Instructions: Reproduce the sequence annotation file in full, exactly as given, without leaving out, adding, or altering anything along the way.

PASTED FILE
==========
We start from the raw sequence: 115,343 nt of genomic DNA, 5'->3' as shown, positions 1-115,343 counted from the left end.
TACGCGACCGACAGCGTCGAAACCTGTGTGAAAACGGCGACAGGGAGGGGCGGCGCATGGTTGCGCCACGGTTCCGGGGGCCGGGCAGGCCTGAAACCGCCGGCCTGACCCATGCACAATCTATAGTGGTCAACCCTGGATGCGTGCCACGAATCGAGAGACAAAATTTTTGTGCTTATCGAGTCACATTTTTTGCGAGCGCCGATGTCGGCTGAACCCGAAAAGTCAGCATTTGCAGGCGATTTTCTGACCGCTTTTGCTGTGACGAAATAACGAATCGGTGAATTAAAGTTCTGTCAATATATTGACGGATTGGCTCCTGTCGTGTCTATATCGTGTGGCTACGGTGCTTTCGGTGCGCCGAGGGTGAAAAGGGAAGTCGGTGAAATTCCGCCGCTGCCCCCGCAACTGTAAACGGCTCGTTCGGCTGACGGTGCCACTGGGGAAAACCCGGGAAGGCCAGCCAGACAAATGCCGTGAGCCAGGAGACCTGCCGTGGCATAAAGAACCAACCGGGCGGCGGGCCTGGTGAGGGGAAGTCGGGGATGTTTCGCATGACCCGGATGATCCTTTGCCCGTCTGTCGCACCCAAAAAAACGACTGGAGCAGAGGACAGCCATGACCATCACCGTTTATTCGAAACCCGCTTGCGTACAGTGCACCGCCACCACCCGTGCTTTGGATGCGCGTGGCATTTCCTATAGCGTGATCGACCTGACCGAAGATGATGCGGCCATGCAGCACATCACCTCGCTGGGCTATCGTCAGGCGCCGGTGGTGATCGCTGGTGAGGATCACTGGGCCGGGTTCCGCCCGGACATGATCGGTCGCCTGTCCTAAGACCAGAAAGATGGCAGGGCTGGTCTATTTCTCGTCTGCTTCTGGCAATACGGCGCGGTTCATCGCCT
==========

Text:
We start from the raw sequence: 115,343 nt of genomic DNA, 5'->3' as shown, positions 1-115,343 counted from the left end.
TACGCGACCGACAGCGTCGAAACCTGTGTGAAAACGGCGACAGGGAGGGGCGGCGCATGGTTGCGCCACGGTTCCGGGGGCCGGGCAGGCCTGAAACCGCCGGCCTGACCCATGCACAATCTATAGTGGTCAACCCTGGATGCGTGCCACGAATCGAGAGACAAAATTTTTGTGCTTATCGAGTCACATTTTTTGCGAGCGCCGATGTCGGCTGAACCCGAAAAGTCAGCATTTGCAGGCGATTTTCTGACCGCTTTTGCTGTGACGAAATAACGAATCGGTGAATTAAAGTTCTGTCAATATATTGACGGATTGGCTCCTGTCGTGTCTATATCGTGTGGCTACGGTGCTTTCGGTGCGCCGAGGGTGAAAAGGGAAGTCGGTGAAATTCCGCCGCTGCCCCCGCAACTGTAAACGGCTCGTTCGGCTGACGGTGCCACTGGGGAAAACCCGGGAAGGCCAGCCAGACAAATGCCGTGAGCCAGGAGACCTGCCGTGGCATAAAGAACCAACCGGGCGGCGGGCCTGGTGAGGGGAAGTCGGGGATGTTTCGCATGACCCGGATGATCCTTTGCCCGTCTGTCGCACCCAAAAAAACGACTGGAGCAGAGGACAGCCATGACCATCACCGTTTATTCGAAACCCGCTTGCGTACAGTGCACCGCCACCACCCGTGCTTTGGATGCGCGTGGCATTTCCTATAGCGTGATCGACCTGACCGAAGATGATGCGGCCATGCAGCACATCACCTCGCTGGGCTATCGTCAGGCGCCGGTGGTGATCGCTGGTGAGGATCACTGGGCCGGGTTCCGCCCGGACATGATCGGTCGCCTGTCCTAAGACCAGAAAGATGGCAGGGCTGGTCTATTTCTCGTCTGCTTCTGGCAATACGGCGCGGTTCATCGCCT